common time-management mistake: rack & stack

Tony Patti tony at swalter.com
Fri Feb 17 12:15:09 CST 2012


> From: Gary Buhrmaster [mailto:gary.buhrmaster at gmail.com] 
> Sent: Friday, February 17, 2012 12:54 PM
> To: Jeff Wheeler
> Cc: NANOG
> Subject: Re: common time-management mistake: rack & stack
> On Thu, Feb 16, 2012 at 23:29, Jeff Wheeler <jsw at inconcepts.biz> wrote:
> ...
> > Imagine if the CFO of a bank spent a big chunk of his time filling up
ATMs.
> > Flying a sharp router jockey around to far-flung POPs to install gear 
> > is just as foolish.
> 
> There is a theory of management that says a good manager needs to know
nothing about the staff or the jobs he is managing, because his job is about
returning profit to the shareholder, 
> and not about what the company does.  AFAIK, these theories are made in
the academic halls of the business schools, 
> which churn out MBAs, and, self-selected group that they are, believe in
(more) managers, and (more) powerpoint business plans, and (more) theory.
>
> I happen to come from a different background, and believe that it has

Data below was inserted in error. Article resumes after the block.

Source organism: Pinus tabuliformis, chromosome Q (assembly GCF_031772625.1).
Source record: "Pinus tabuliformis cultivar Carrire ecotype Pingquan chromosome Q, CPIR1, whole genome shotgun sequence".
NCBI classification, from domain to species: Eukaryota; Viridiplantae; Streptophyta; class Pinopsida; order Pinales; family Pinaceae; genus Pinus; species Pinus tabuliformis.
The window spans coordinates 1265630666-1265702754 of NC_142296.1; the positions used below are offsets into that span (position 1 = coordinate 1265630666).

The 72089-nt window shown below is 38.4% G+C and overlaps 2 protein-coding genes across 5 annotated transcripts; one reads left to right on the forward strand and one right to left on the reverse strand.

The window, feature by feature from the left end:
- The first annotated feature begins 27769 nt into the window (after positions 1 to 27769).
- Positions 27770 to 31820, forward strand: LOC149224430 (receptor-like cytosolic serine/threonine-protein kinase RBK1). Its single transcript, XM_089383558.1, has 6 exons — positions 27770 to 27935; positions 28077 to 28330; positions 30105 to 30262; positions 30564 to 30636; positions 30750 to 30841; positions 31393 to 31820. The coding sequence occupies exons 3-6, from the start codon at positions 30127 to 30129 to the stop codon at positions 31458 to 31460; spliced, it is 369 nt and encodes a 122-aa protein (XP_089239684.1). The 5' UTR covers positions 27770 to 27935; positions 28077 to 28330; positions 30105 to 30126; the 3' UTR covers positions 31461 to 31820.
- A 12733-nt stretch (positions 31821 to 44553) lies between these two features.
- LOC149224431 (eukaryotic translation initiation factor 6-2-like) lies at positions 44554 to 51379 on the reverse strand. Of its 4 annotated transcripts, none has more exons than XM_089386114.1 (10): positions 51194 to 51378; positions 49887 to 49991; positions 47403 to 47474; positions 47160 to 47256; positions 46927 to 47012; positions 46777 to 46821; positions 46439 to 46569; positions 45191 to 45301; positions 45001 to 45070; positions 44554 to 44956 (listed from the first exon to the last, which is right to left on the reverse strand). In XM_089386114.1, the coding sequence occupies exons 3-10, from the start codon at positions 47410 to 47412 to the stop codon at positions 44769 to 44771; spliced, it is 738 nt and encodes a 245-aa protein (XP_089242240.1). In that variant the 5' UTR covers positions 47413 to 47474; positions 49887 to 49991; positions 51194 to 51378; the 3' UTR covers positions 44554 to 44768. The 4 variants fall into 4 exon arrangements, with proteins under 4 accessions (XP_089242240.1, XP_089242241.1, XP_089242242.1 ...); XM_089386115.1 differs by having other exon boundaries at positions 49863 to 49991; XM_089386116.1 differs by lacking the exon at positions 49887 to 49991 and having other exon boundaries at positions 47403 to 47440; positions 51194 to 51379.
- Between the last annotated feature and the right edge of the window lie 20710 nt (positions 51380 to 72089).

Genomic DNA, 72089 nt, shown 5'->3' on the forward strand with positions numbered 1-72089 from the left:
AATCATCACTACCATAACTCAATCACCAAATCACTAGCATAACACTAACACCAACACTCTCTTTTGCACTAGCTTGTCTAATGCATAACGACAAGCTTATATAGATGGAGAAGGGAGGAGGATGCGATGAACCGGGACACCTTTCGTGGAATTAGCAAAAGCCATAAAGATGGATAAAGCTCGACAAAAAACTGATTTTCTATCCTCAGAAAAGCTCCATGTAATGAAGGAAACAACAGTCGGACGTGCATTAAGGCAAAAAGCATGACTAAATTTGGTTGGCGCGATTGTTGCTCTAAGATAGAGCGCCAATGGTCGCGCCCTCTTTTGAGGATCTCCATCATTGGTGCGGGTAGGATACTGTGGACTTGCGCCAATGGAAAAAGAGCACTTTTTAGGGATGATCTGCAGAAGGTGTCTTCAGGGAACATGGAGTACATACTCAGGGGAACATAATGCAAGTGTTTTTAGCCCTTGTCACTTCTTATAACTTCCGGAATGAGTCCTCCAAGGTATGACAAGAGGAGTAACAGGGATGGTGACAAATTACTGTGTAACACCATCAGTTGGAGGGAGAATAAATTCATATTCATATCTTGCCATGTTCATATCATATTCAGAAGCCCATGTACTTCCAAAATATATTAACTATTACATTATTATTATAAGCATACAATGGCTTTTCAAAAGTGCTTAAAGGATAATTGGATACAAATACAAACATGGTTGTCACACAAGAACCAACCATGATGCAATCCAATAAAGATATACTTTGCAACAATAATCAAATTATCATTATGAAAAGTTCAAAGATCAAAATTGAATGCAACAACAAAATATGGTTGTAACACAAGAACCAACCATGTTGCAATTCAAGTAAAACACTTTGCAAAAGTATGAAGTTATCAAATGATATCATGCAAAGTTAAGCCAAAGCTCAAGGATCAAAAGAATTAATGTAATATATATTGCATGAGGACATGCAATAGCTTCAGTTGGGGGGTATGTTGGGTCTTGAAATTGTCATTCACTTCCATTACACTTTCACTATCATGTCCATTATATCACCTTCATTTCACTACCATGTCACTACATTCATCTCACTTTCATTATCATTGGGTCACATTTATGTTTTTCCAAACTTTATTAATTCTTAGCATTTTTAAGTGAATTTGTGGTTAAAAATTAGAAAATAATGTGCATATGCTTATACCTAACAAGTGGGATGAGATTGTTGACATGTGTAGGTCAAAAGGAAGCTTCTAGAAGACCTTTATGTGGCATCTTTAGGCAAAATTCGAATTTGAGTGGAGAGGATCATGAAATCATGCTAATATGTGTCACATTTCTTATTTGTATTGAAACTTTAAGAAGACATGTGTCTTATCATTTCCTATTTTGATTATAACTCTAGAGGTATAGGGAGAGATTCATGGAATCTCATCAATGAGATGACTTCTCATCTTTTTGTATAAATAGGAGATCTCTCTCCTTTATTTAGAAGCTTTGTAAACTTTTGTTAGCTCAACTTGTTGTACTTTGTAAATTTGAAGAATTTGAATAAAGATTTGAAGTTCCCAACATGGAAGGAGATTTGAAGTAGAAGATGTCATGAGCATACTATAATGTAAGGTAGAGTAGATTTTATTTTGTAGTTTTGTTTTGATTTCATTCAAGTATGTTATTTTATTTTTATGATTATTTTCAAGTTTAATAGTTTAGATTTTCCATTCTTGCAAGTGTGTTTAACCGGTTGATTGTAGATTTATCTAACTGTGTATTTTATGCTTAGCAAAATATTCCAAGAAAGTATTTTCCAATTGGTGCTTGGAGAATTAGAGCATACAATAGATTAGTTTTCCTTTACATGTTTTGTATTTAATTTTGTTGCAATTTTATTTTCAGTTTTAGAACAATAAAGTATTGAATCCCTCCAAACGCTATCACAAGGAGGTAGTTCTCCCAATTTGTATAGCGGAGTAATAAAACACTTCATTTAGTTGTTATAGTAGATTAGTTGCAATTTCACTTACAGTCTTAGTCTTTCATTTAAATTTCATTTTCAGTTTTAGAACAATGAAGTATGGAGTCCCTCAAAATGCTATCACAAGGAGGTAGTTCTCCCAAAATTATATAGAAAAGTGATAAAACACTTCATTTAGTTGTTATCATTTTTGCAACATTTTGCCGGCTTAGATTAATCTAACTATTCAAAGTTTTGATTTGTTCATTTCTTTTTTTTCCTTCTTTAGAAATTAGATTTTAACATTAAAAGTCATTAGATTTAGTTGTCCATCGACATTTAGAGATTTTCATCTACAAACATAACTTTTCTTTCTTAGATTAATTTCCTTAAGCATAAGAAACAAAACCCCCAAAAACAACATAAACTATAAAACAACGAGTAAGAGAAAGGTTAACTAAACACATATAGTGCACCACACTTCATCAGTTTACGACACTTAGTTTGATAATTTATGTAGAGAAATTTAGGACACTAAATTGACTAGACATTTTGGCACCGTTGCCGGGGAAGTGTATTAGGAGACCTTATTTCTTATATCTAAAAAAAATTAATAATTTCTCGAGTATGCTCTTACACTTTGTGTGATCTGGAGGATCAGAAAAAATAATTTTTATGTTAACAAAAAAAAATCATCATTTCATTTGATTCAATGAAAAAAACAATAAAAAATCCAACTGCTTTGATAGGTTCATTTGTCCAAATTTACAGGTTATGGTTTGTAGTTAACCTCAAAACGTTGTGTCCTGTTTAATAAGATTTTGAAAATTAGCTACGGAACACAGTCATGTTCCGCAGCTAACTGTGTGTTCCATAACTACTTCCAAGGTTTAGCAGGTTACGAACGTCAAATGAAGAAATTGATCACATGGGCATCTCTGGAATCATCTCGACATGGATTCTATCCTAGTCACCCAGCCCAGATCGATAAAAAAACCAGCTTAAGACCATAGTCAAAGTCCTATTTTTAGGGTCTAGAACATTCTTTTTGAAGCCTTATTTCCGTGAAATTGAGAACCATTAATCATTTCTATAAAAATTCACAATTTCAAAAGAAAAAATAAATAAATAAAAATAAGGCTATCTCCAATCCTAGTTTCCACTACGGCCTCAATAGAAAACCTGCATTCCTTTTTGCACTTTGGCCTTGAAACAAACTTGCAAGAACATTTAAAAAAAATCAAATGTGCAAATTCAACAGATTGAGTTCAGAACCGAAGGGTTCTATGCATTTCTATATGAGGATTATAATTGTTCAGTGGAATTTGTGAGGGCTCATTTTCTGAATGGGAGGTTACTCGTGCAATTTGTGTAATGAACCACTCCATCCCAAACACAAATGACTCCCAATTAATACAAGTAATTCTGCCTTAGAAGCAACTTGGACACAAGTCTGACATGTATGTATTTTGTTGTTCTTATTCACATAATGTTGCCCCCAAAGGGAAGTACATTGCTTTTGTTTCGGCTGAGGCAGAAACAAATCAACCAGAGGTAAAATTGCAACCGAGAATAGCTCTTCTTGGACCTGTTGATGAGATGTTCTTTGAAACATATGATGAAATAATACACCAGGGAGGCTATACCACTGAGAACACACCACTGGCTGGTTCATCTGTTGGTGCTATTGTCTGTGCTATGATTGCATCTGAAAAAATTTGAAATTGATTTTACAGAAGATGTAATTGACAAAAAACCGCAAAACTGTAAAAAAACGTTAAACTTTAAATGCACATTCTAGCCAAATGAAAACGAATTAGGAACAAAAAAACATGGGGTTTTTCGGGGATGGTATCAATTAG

value to understand what the people who are working for you actually do.  
> That does not mean the CEO should spend all day delivering the mail (or
flipping burgers), but she had better have done it a few times, 
> and it is a good idea to do it from time to time to see what has changed.
> It keeps the manager grounded with the reality.
>  (I have been told that the reason that the commanders in the Army are
reluctant to send their people to battle is that they have experienced it,
and know it is hell.
> And the reason the people will go to hell for their commander is that the
commander has the moral authority of having done it, experienced it, 
> know that they are asking a lot, but it is for the common good.  People
will follow a leader who has been there, done that, 
> and not so much when it is just an academic business plan on a powerpoint
slide.)

+1 for Gary's comment.

That is the large difference between LEADING and MANAGING.

In the context of the military scenario above, Grace Hopper comes to mind
because of her nanoseconds etc
"In her retirement speech, instead of dwelling on the past, she talked about
moving toward the future, stressing the importance of leadership."
http://inventors.about.com/od/hstartinventors/a/Grace_Hopper_2.htm
I was lucky enough to have heard her speak once at an ACM event.

Tony Patti
CIO
S. Walter Packaging Corp.





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